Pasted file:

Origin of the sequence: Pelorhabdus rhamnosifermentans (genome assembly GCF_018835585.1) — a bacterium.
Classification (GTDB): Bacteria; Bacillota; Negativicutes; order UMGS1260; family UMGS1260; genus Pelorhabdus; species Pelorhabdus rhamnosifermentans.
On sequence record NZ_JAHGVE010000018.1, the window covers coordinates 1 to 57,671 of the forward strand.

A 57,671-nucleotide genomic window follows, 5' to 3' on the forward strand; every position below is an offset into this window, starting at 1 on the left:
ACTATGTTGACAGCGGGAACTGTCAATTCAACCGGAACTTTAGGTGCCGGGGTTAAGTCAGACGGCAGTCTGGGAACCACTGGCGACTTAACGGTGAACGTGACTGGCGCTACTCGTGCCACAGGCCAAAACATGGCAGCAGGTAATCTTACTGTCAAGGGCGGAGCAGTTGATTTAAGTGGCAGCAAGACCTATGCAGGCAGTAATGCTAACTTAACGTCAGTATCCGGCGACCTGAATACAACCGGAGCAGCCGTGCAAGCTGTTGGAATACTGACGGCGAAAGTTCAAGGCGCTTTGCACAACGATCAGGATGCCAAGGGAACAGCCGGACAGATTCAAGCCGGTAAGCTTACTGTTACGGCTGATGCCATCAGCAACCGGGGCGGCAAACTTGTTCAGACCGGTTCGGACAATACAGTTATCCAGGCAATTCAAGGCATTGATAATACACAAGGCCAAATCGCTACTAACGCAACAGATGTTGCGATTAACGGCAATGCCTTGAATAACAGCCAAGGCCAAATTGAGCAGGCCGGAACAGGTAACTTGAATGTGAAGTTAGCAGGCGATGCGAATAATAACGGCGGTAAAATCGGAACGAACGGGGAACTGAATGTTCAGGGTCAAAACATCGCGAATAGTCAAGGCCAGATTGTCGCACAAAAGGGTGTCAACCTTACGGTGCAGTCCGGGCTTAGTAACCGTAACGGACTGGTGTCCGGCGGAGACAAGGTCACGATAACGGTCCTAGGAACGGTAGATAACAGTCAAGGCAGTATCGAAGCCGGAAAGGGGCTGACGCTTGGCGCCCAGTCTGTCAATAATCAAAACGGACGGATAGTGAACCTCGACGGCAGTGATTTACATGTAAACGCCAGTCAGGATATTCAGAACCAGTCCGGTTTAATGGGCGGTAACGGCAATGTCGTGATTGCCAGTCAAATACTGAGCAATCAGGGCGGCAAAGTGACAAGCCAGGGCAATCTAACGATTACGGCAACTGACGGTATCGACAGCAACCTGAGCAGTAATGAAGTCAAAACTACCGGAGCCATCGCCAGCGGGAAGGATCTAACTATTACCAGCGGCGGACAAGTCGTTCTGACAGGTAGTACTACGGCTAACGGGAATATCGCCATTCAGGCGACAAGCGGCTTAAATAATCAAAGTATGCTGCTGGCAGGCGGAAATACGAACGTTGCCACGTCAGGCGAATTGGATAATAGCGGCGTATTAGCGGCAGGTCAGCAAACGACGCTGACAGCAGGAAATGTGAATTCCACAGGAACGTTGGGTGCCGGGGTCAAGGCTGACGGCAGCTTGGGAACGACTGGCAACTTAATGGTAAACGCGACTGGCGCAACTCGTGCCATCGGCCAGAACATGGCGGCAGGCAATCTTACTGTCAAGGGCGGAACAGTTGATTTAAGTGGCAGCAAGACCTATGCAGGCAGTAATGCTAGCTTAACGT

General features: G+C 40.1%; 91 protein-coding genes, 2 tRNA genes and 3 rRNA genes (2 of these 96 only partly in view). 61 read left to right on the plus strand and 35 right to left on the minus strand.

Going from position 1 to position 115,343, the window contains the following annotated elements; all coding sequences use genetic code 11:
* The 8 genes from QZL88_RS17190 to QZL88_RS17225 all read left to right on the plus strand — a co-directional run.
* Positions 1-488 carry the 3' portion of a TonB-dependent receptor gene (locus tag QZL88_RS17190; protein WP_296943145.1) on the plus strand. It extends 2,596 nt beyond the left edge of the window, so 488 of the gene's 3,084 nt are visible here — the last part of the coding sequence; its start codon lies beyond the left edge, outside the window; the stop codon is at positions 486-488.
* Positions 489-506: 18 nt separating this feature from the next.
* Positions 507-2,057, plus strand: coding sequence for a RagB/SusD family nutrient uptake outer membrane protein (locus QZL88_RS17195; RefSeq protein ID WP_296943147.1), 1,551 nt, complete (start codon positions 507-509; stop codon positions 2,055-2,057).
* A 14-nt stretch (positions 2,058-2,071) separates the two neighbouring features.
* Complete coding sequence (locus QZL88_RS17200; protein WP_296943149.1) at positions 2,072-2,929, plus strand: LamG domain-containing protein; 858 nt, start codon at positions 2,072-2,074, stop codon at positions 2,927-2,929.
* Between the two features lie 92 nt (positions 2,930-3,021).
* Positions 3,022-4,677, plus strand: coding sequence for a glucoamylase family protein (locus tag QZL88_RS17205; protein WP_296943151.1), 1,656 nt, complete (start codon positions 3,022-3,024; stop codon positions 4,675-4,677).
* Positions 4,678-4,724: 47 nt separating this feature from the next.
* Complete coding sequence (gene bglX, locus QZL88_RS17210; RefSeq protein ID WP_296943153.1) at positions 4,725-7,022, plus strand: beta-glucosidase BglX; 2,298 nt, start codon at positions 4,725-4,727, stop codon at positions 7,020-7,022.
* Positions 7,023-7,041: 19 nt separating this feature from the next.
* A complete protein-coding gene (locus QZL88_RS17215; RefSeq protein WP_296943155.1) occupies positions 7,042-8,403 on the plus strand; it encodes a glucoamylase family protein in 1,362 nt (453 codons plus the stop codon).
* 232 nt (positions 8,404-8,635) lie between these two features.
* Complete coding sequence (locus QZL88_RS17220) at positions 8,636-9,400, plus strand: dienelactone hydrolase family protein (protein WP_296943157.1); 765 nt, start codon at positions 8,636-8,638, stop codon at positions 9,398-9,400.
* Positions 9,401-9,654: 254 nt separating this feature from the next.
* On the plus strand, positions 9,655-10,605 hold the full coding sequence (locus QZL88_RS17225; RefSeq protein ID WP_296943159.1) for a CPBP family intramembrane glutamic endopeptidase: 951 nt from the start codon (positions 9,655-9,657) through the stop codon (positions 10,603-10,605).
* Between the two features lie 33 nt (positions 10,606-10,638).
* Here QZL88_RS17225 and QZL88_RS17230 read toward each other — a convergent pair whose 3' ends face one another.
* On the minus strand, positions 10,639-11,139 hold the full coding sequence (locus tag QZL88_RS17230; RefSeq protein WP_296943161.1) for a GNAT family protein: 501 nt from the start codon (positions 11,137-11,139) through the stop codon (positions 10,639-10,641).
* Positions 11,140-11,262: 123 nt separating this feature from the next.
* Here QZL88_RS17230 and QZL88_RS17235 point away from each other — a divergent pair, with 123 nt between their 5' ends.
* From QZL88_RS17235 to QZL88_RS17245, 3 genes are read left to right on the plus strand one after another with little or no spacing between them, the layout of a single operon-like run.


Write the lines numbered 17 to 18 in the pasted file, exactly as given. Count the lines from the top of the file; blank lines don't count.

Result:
* Complete coding sequence (gene bglX, locus QZL88_RS17210; RefSeq protein ID WP_296943153.1) at positions 4,725-7,022, plus strand: beta-glucosidase BglX; 2,298 nt, start codon at positions 4,725-4,727, stop codon at positions 7,020-7,022.
* Positions 7,023-7,041: 19 nt separating this feature from the next.